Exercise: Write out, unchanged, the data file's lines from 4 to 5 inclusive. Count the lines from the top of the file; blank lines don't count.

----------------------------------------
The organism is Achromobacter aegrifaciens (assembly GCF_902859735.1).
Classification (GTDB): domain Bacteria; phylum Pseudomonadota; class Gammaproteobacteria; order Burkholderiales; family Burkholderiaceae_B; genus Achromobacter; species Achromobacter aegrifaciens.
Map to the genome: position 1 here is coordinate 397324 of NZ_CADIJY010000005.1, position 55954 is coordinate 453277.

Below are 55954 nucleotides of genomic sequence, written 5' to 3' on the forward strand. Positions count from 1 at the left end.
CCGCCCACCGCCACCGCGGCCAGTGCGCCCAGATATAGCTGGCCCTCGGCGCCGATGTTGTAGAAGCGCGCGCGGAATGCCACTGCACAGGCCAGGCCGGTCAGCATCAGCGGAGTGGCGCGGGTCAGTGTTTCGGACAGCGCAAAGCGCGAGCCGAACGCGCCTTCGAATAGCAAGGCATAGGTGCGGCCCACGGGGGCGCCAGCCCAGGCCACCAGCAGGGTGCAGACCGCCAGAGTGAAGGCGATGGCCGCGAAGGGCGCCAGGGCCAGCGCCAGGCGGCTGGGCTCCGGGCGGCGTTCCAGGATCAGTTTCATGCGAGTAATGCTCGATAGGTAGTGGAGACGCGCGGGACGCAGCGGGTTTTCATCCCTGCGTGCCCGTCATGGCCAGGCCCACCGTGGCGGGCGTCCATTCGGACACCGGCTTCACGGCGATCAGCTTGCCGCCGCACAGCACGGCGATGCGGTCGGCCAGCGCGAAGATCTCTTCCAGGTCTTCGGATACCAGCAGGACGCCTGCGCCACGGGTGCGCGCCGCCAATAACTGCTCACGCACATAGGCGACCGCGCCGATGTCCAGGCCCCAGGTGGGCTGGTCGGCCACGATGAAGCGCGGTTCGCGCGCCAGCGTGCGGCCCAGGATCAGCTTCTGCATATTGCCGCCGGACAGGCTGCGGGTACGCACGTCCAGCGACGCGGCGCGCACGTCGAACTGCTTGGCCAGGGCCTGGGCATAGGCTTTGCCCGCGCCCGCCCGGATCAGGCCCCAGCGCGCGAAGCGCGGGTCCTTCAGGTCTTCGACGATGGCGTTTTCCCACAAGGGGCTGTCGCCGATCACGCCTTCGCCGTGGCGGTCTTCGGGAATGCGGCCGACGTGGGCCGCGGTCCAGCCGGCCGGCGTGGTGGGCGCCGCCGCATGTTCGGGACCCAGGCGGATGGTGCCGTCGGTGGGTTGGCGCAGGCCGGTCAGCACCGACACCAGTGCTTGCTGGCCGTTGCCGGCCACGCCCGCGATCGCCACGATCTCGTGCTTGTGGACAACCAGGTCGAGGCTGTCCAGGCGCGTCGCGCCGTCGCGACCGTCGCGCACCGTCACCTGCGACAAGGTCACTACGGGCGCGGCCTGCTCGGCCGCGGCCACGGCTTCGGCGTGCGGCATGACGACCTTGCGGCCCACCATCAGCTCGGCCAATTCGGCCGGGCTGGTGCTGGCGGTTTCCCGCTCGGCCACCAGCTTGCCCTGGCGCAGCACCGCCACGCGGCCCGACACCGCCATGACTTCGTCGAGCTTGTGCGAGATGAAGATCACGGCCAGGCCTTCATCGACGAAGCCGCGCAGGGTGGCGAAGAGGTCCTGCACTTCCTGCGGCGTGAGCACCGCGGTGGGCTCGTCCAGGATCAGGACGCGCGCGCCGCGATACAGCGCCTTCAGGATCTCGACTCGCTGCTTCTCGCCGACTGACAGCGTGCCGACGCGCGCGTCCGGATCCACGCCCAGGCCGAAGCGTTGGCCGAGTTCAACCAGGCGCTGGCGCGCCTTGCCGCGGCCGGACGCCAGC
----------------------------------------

Below are 55954 nucleotides of genomic sequence, written 5' to 3' on the forward strand. Positions count from 1 at the left end.
CCGCCCACCGCCACCGCGGCCAGTGCGCCCAGATATAGCTGGCCCTCGGCGCCGATGTTGTAGAAGCGCGCGCGGAATGCCACTGCACAGGCCAGGCCGGTCAGCATCAGCGGAGTGGCGCGGGTCAGTGTTTCGGACAGCGCAAAGCGCGAGCCGAACGCGCCTTCGAATAGCAAGGCATAGGTGCGGCCCACGGGGGCGCCAGCCCAGGCCACCAGCAGGGTGCAGACCGCCAGAGTGAAGGCGATGGCCGCGAAGGGCGCCAGGGCCAGCGCCAGGCGGCTGGGCTCCGGGCGGCGTTCCAGGATCAGTTTCATGCGAGTAATGCTCGATAGGTAGTGGAGACGCGCGGGACGCAGCGGGTTTTCATCCCTGCGTGCCCGTCATGGCCAGGCCCACCGTGGCGGGCGTCCATTCGGACACCGGCTTCACGGCGATCAGCTTGCCGCCGCACAGCACGGCGATGCGGTCGGCCAGCGCGAAGATCTCTTCCAGGTCTTCGGATACCAGCAGGACGCCTGCGCCACGGGTGCGCGCCGCCAATAACTGCTCACGCACATAGGCGACCGCGCCGATGTCCAGGCCCCAGGTGGGCTGGTCGGCCACGATGAAGCGCGGTTCGCGCGCCAGCGTGCGGCCCAGGATCAGCTTCTGCATATTGCCGCCGGACAGGCTGCGGGTACGCACGTCCAGCGACGCGGCGCGCACGTCGAACTGCTTGGCCAGGGCCTGGGCATAGGCTTTGCCCGCGCCCGCCCGGATCAGGCCCCAGCGCGCGAAGCGCGGGTCCTTCAGGTCTTCGACGATGGCGTTTTCCCACAAGGGGCTGTCGCCGATCACGCCTTCGCCGTGGCGGTCTTCGGGAATGCGGCCGACGTGGGCCGCGGTCCAGCCGGCCGGCGTGGTGGGCGCCGCCGCATGTTCGGGACCCAGGCGGATGGTGCCGTCGGTGGGTTGGCGCAGGCCGGTCAGCACCGACACCAGTGCTTGCTGGCCGTTGCCGGCCACGCCCGCGATCGCCACGATCTCGTGCTTGTGGACAACCAGGTCGAGGCTGTCCAGGCGCGTCGCGCCGTCGCGACCGTCGCGCACCGTCACCTGCGACAAGGTCACTACGGGCGCGGCCTGCTCGGCCGCGGCCACGGCTTCGGCGTGCGGCATGACGACCTTGCGGCCCACCATCAGCTCGGCCAATTCGGCCGGGCTGGTGCTGGCGGTTTCCCGCTCGGCCACCAGCTTGCCCTGGCGCAGCACCGCCACGCGGCCCGACACCGCCATGACTTCGTCGAGCTTGTGCGAGATGAAGATCACGGCCAGGCCTTCATCGACGAAGCCGCGCAGGGTGGCGAAGAGGTCCTGCACTTCCTGCGGCGTGAGCACCGCGGTGGGCTCGTCCAGGATCAGGACGCGCGCGCCGCGATACAGCGCCTTCAGGATCTCGACTCGCTGCTTCTCGCCGACTGACAGCGTGCCGACGCGCGCGTCCGGATCCACGCCCAGGCCGAAGCGTTGGCCGAGTTCAACCAGGCGCTGGCGCGCCTTGCCGCGGCCGGACGCCAGC